Plan: 7 Ways to Start Small with the Cloud

Over the next several months, we’ll be sharing many ideas and tools you can use to PLAN your cloud migration, MOVE users, data, and applications, plus best practices to MANAGE resources and costs once you get there.


 

First up, let’s talk about some planning considerations. When it comes to the cloud, it certainly doesn’t have to be an all-or-nothing migration. In fact, most businesses these days find themselves in a hybrid scenario. This is where they run some applications from the cloud while keeping others on-premises. So it’s absolutely okay to start small and experiment with how the cloud can best serve your business.

You might choose to do this because your organization isn’t ready to go all-in with the cloud. Perhaps your execs are fuzzy on how the cloud can help. Your users might be skeptical. Or your IT team needs to beef up on their cloud skills. Whatever scenario you face, a great approach is to migrate some low-risk—yet still high-value—workloads that you can easily roll back to on-premises if something doesn’t go as you expect.

The good news: Microsoft Azure offers several products and features that can make it easier to make your way over to the cloud over time. Here are some of our favorites.

1. Spin up dev/test

You can easily set up new development and test environments with Azure DevTest labs. These help you:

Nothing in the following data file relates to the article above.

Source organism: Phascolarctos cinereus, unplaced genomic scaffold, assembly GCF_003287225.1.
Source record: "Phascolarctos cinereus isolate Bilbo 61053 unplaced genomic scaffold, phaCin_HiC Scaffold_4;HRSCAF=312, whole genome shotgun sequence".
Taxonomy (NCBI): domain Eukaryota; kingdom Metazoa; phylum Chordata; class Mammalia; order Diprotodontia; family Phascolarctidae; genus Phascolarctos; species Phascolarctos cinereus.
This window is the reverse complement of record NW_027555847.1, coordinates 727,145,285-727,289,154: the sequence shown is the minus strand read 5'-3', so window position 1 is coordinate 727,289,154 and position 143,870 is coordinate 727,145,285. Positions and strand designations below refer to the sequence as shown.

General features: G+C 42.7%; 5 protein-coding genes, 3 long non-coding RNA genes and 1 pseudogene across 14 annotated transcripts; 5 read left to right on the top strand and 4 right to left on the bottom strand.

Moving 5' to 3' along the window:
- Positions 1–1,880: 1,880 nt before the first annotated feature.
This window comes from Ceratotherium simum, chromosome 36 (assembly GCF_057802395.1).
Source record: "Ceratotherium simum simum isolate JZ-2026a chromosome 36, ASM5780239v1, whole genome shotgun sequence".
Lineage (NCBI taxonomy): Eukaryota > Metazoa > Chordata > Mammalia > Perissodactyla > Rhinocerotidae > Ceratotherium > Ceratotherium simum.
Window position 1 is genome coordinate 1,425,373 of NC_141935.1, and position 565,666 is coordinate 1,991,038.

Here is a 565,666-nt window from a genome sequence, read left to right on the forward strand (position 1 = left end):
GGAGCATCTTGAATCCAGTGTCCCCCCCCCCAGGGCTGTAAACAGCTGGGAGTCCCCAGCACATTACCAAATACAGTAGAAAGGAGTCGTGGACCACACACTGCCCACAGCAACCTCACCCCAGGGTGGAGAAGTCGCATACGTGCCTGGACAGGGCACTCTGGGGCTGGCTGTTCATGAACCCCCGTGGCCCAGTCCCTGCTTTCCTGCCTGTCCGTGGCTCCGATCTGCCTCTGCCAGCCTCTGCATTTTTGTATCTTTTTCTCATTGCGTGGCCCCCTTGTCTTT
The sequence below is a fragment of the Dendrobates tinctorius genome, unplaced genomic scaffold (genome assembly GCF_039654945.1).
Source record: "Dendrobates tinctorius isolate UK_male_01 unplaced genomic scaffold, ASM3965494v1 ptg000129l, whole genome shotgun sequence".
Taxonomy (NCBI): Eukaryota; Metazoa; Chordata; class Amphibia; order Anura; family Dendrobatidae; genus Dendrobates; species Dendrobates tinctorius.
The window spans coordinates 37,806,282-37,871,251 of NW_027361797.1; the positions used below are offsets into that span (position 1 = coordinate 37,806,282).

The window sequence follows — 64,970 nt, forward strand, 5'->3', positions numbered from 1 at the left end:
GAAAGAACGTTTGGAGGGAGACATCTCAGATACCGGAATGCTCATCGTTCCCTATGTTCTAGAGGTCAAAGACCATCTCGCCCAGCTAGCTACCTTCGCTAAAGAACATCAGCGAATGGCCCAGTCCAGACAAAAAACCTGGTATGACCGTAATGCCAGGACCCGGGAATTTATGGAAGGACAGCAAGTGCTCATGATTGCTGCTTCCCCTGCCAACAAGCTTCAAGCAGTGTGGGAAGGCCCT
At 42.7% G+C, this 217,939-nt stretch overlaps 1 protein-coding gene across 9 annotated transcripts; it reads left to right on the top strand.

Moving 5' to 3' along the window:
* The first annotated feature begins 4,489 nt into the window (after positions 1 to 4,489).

• Use reusable templates to set up new virtual machines with a few clicks
  • Set quotas and policies to minimize waste
  • Set automated shutdowns to minimize costs
  • Build both Windows and Linux environments

2. Migrate standalone VMs

Maybe you have a simple virtual machine or two that could just as easily be run from the cloud. One of the easiest ways to do this is to use Azure Migrate.

3. Back up to the cloud

Here, you can replace any of your current on-premises backup solutions with Azure Backup. This supports VMware and Hyper-V virtual machines running on Linux and Windows, as well as physical Windows Servers.

4. Set up site recovery

Maybe you have an on-premises environment that doesn’t yet have an effective disaster recovery solution in place. Try setting one up in the cloud using Azure Site Recovery. It’s backed by a 99.9% SLA and 24x7 support to keep your environment up and running smoothly.

5. Move simple websites

If you have any websites with minimal dependencies (like marketing or other informational sites), they might be great candidates to move over to Azure Web Apps. From there, you can experiment with things like availability, autoscale, and load balancing.

6. Store files

You can replace retiring file share servers using Azure Files service or Azure StorSimple. This lets your users access these files from wherever they want, while keeping everything safe and easy to manage. You can even use the Azure Data Box to easily transfer large amounts of data to Azure, which is great when you’re limited by time, network availability, or costs.

7. Swap out legacy hardware

Say you’ve got a few aging servers that are reaching their end of life. If these are currently storing standalone, non-critical workloads without complex dependencies, these might be a great candidate to replace with virtual storage in the cloud. This way, you can start trying out what it’s like to run servers in the cloud.

Get started

If you need help on the above (or beyond), we’re standing by. At Binary Tree, we’re exclusively focused on helping enterprises around the world plan, move, and manage their way to the Microsoft cloud. To get started, get in touch.

 

Source: Microsoft. Cloud Migration and Modernization Playbook, 2018